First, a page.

According To Washington, Random Drug Tests Are Unconstitutional
There is no bigger violation of privacy than someone telling you to piss in a cup. Luckily, a Supreme Court Judge thinks they’re as unconstitutional.
Photo by Johnny Green /PA Images via Getty Images
The Supreme Court of Washington State has issued a major decision calling urinalysis tests unconstitutional. The decision came after three individuals were charged with a DUI in Spokane County.
In 2015, Cortney Blomstrom, Christopher Cooper, and Brooke Button were arrested for driving under the influence. As a condition of their charges the three were ordered to undergo regular urine tests but objected to the court order because it was too invasive.
The intensity of testing was decided based on their criminal records.
All three were initially required to complete four tests a month. That decision held for Cooper and for Button who was caught driving under the influence of marijuana and had a previous criminal record. For Blomstrom, that order was reduced to just two tests a month, since she had already agreed to relinquish alcohol and had no prior criminal record.
The tree challenged the decision taking it to the Spokane County Superior Court where their request to have the urinalysis conditions removed were denied. That’s when the case was taken to the state’s Supreme Court which reversed that decision according to the Associated Press.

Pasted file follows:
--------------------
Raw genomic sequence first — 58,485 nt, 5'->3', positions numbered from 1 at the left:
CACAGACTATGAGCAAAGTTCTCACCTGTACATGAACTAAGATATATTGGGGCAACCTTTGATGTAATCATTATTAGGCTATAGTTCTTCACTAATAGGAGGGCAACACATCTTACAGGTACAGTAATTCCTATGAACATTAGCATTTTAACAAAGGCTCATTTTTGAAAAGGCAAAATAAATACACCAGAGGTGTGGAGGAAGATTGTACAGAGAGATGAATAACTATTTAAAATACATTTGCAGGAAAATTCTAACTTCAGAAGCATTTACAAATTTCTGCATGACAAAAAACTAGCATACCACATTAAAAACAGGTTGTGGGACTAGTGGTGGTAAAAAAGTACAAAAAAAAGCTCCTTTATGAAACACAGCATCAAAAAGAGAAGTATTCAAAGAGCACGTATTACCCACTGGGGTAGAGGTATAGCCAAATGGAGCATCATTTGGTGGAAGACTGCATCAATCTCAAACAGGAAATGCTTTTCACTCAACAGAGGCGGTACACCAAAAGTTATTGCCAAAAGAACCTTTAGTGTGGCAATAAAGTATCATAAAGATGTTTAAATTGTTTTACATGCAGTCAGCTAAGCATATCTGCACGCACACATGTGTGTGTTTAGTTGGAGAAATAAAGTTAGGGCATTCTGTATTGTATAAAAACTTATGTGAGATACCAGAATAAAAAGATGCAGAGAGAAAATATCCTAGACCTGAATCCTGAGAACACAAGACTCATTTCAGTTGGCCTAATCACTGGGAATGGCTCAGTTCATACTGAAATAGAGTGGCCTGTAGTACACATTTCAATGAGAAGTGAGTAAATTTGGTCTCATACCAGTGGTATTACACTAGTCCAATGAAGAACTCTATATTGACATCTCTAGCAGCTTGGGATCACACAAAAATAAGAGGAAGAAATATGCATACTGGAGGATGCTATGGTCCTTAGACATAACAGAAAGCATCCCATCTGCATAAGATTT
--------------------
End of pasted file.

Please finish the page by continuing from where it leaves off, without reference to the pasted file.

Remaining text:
“Urinalysis is at least as invasive as a roadblock or a pat-down search,” the court said. The tests were found to be a violation of the individuals’ privacy and therefore in violation the fourth amendment which prevents unreasonable search and seizure without
Random drug tests were found to be a violation of the individuals’ privacy and therefore in violation the fourth amendment which prevents unreasonable search and seizure without probable cause.
But before we rejoice and stumble into work on Monday prepared to tell our bosses that the company piss test is illegal, there was a catch to this decision.
The court offered a partial dissent saying that “Judges should not be categorically prohibited from imposing necessary and narrowly tailored release conditions on defendants arrested on probable cause for DUI.”
The dissent was likely issued because of the extreme circumstances of this case. While the decision may set a precedent for other cases to be decided in a similar way, it’s likely that the Washington’s Supreme Court does not think all urinalysis was unconstitutional, such as when it is used in cases where courts have the legal authority to prohibit intoxication.
In two 1989 decisions, the United States Supreme Court ruled the exact opposite, stating that no warrant or even suspicion was necessary to demand a urine test. Those decisions were made in relation to employees who operate trains, work with drugs or are expected to carry a firearm.
A court ruled the searches were warrantless.
Robert L. DuPont wants to monitor those who fail drug tests for up to 5-years.
In a New York Times report, a New York City Police Officer confirmed that the odor of cannabis is often used to justify illegal searches to meet arrest quotas.